Adam Jones sets up a selfie with Colton and Kristin Tierney.

It turns out Jones found out he has a new fan in Sherman, regarded as the No. 1 cover corner in the league. For one thing Sherman greeted Jones this week with, "They finally let him in.  That's great you're getting the recognition you should have had."

Take in the sights of the Pro Bowl including the Draft and the first practice.

Photo Credit: Jennifer Stewart/NFL

"What's nice," Jones said, "is hearing what guys really feel about different players."

With his peers, the last play of the Wild Card Game hasn't marred his best season. The play the NFL admitted it blew.

Jones shouldn't have gone after Steelers assistant coach Joey Porter and picked up a 15-yard penalty that gave Pittsburgh a chip-shot-field-goal-win. But then, of course, Porter shouldn't have been on the field in the Bengals' huddle, provoking it all the only way Joey Porter's yap can, and it should have been off-setting penalties and … well ….

"I think that play is symbolic of Adam Jones," said his agent, Peter Schaffer, one of those who helped him rise from the ashes, as he watched the rope-line scene.

"He would take a bullet for a teammate. That last play was not about Adam. It is the fact that Adam would protect his teammates. And they know it."

Sure, Schaffer's teen-age son Gavin had a pass swinging around his neck that identified him as Adam Jones' guest.  And, yes, as he looked at his son Schaffer said, "He's my only client who sends Christmas gifts to my kids without fail every year."

But there are others also talking about the Adam Jones perception vs. reality this week. Go right to Raiders rookie wide receiver Amari Cooper. Everyone remembers the season ending with the Porter play, but the year began in Oakland when Jones bounced Cooper's head off the turf after a play they both went at each other, cordoning off their turf in the opener in a snap producing one of the two unnecessary roughness calls Jones got this season.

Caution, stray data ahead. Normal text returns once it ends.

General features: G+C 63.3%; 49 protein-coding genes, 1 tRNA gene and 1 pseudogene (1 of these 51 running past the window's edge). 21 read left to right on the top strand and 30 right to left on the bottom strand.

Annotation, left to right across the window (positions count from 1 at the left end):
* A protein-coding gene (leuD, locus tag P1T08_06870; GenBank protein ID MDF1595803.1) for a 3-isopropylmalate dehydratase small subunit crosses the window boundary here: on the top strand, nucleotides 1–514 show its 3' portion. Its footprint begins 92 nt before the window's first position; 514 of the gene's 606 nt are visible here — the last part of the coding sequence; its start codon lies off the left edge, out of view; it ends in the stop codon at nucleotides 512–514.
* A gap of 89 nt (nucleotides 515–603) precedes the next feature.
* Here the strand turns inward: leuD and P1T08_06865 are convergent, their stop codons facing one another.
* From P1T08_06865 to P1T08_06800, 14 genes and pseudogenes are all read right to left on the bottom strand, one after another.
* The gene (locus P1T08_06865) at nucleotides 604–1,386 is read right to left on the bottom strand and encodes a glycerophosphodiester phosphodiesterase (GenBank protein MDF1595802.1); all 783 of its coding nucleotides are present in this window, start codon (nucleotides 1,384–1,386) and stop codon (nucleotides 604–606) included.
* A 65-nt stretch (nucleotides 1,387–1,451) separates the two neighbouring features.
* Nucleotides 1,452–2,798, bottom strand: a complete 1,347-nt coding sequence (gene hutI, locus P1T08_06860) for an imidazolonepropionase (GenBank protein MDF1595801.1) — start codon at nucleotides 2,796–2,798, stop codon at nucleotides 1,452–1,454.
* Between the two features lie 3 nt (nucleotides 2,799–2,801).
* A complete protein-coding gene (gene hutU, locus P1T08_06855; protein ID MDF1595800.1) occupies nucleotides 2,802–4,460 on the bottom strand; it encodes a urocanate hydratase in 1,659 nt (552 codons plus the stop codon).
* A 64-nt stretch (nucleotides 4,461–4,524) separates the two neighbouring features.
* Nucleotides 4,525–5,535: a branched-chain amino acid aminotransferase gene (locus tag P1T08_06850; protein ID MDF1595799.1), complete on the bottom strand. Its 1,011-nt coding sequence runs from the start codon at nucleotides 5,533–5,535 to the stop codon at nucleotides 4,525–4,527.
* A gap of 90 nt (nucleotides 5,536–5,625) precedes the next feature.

"Pac is a guy I watched growing up. Always one of the top corners (making plays) on ESPN," Cooper said after a practice for Team Rice this week. "I think people made it more than it was. To me, it was just a football play. Football is about emotions and physicality and that's what you expect when you compete against guys. I never had any hard feelings. I definitely understood."

Cooper and Jones hooked up this week to chat, just like he did with former 49ers cornerback Eric Davis, one of the best analysts the NFL Network has to offer.

"The perception is reality. We all know that," Davis said. "Even after you build up all that goodwill and one thing happens, they're going to say, 'Oh, look, that's who he is,'" Davis said. "That's not who he is. That's not who he is. The heat of the moment. I get it. We all get frustrated. A bitter rivalry. Everyone wants to get over the hump. You want to go to the next level and things are said and done on the field that we all know is not who that player is. Who that person is. I know the guy. You know the guy. That's not who he is."

Darren Perry, the former Bengals assistant coach now with the Packers staff overseeing Jones and his mates out here, mentioned something to Green Bay defensive coordinator Dom Capers this week. Perry never got to know Jones until now.


Hail, hail, the gang is all here. Wife. Kids. In-laws. Agent's dad and son. Friends. (That's Triniti in helmet.).

"Sometimes if you're not careful, what you see on TV isn't really what that person is," Perry said, listing his own first impressions. "Sometimes a little brash. A guy maybe misunderstood at times not being a team player. Maybe a guy not in control. But totally unfair. Totally unfair when you see a guy's heart in the right place."

Davis and Perry back up what Jones' coaches have been saying the last few years. The guy is a high-tech student of the game, a Pro Bowl brew of an old head and young legs. Davis says Jones "sees the chessboard now." Perry got set straight in the first meeting of the week when Jones asked him about technique.